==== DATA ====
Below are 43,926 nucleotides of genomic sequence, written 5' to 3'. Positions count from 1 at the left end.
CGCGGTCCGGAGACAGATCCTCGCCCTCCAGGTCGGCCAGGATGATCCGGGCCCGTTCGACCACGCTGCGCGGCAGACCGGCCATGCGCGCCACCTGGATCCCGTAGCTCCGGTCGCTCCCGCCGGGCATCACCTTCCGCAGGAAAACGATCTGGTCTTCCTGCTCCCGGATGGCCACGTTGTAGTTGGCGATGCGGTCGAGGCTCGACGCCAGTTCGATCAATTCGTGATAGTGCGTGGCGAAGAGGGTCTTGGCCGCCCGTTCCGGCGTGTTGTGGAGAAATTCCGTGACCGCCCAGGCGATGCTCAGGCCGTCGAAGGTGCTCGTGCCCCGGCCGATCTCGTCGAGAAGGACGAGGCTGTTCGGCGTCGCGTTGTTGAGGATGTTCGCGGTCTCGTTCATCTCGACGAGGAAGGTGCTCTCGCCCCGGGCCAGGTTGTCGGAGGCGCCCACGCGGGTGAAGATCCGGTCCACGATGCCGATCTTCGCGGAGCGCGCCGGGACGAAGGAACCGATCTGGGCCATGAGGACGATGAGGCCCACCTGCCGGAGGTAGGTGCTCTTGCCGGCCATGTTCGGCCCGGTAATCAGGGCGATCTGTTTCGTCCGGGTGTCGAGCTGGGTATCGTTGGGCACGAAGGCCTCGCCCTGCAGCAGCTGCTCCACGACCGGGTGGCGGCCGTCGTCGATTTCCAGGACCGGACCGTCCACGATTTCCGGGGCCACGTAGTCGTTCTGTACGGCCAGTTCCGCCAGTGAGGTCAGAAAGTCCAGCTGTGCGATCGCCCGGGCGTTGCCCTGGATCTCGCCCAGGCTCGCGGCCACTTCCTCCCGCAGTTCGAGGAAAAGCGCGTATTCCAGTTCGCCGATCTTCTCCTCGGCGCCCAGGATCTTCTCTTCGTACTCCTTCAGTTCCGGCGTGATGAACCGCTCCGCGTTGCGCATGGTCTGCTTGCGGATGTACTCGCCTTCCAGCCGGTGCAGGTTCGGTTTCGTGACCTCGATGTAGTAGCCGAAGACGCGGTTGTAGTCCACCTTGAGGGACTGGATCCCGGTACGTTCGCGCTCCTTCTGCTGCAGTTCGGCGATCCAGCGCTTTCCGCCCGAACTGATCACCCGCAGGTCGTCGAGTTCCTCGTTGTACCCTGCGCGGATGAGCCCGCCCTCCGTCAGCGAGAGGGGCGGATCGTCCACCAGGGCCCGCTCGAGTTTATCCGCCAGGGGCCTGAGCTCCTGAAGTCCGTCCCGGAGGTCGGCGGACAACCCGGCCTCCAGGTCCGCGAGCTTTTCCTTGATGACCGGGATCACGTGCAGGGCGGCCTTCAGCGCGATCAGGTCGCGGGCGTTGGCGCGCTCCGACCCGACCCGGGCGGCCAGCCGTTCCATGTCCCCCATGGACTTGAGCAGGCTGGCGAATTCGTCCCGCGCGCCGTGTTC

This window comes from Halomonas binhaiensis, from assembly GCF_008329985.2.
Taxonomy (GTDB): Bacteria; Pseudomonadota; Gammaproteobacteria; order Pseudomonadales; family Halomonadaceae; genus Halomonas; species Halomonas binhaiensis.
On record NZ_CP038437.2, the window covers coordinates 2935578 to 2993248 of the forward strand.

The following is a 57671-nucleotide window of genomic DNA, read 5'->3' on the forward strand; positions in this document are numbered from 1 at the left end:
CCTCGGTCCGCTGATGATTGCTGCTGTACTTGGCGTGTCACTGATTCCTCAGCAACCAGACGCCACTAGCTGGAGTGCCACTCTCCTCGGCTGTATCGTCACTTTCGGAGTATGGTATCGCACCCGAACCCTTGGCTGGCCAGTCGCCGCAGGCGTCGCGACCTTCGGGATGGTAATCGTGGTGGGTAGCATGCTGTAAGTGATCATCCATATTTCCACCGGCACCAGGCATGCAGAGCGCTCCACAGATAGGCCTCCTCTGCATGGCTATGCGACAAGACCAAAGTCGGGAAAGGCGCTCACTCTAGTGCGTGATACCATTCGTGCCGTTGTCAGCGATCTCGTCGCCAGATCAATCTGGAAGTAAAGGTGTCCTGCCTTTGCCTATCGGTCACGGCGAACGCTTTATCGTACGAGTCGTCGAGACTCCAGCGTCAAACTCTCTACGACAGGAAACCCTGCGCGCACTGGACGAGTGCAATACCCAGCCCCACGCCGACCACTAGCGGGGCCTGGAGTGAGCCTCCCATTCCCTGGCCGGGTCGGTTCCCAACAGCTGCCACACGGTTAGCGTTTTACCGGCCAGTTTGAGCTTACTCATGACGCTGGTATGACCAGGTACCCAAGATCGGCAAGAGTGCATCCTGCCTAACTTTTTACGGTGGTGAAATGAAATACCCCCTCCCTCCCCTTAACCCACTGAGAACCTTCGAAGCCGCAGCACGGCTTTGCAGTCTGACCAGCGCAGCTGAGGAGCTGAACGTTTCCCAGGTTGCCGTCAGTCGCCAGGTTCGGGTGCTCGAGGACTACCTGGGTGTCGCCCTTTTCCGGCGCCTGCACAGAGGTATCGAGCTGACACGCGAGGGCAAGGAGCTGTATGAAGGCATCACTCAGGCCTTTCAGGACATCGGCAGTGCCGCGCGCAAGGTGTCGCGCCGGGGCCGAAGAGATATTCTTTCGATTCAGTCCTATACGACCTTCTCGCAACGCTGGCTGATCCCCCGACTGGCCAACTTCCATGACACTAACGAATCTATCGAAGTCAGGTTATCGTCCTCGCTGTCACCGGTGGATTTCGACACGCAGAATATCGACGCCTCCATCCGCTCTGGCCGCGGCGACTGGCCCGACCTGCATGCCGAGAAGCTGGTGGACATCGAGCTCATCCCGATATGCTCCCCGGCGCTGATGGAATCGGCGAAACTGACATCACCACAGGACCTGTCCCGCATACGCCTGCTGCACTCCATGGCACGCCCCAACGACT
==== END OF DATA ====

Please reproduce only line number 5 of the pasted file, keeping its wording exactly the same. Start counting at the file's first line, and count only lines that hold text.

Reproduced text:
On record NZ_CP038437.2, the window covers coordinates 2935578 to 2993248 of the forward strand.